Will Texting Save the Elephants?
Kenya is hoping that by implanting mobile phone cards in the animals’ collars, the government will be able to protect both elephant and human populations.
The Ol Pejeta conservation park in Kenya, the first country to use the technology, has long had problems with crop-raiding elephants. The animals have seen habitat encroachment due to human population growth and are currently listed as “near threatened” on the Red List of vulnerable species, put together by the International Union for Conservation of Nature.
In recent years, elephants have broken past park boundary fences to raid crops on small farms nearby, and the Kenya Wildlife Service has had to shoot the offending animals. Batian Craig, the conservation and security manager at the conservancy, says that during one harvest season, 15 families lost most of their crops due to elephants.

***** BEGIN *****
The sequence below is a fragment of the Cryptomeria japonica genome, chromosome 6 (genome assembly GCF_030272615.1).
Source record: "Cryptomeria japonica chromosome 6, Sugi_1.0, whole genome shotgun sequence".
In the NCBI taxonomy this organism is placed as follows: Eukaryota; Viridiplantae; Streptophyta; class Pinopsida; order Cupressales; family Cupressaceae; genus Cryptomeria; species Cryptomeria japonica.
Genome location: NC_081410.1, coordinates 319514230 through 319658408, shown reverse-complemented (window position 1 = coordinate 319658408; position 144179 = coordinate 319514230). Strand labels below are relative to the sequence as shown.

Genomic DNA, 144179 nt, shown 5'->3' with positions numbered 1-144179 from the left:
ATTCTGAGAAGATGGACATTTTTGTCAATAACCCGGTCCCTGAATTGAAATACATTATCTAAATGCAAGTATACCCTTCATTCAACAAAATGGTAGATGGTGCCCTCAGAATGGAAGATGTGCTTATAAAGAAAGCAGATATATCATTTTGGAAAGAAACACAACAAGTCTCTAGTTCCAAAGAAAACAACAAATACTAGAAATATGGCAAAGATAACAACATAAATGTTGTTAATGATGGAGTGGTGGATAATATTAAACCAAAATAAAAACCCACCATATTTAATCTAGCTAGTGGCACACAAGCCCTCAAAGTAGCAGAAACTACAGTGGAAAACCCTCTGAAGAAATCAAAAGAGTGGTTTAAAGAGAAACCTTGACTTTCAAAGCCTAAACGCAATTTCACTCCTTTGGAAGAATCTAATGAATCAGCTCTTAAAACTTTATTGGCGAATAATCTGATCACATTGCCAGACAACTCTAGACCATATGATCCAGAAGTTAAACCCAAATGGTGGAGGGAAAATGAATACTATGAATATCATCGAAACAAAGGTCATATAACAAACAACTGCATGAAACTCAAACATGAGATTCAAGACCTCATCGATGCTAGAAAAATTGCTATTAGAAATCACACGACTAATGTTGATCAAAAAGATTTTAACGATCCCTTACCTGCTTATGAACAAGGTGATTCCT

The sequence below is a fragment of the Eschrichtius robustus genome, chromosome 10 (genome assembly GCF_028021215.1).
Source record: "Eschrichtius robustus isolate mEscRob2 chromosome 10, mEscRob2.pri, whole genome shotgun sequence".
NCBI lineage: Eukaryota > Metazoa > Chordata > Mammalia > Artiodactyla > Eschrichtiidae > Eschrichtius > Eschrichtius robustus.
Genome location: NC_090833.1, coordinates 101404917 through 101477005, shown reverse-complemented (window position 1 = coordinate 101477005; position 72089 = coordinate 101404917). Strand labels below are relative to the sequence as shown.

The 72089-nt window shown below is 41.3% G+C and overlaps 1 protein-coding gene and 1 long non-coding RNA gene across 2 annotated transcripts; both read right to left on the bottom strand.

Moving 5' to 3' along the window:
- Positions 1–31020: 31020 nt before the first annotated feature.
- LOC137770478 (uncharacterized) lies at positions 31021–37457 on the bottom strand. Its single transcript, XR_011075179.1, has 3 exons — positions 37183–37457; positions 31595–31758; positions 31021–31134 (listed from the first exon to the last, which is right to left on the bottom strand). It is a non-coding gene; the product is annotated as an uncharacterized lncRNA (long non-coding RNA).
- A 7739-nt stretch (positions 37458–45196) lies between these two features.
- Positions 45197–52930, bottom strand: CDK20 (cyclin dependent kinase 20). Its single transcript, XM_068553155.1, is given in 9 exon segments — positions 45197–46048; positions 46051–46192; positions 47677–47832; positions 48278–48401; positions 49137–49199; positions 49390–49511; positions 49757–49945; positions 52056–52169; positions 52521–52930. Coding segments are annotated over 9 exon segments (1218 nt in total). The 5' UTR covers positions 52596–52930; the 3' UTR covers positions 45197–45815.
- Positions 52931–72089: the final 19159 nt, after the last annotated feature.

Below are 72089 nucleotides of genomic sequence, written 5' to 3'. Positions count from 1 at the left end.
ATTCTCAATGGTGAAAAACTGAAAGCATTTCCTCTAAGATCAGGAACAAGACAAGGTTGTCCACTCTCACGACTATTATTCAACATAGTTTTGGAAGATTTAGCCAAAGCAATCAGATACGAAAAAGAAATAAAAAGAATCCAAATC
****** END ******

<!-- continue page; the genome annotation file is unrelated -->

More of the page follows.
The two-year-old microchip project has only set up two geofences so far at the Ol Pejeta park, but farmers in the area already say they are relieved that they no longer have to worry about the elephants.
One repeat offender named Kimani, became a project of Save the Elephants, which wanted to see if they could retrain the marauding animal. The group put a SIM card in Kimani’s collar, and so far, they have prevented him from encroaching on human territory 15 times.
Basila Mwasu, who lives near the conservancy, says that an elephant once stuck its trunk through a window of her house, while another killed a neighbor who was defending his crops. She and her neighbors used to create bonfires and drum on pots and pans to scare elephants away.
“We had to go into town to tell the game (wardens) to chase the elephants away or we’re going to kill them all,” Mwasu told CBS News.
Tags: Elephants , Technology , Cell Phones , Cellphones , Kenya , Africa , Animals
This work is licensed under a Creative Commons Attribution-Noncommercial-No Derivative Works 3.0 License.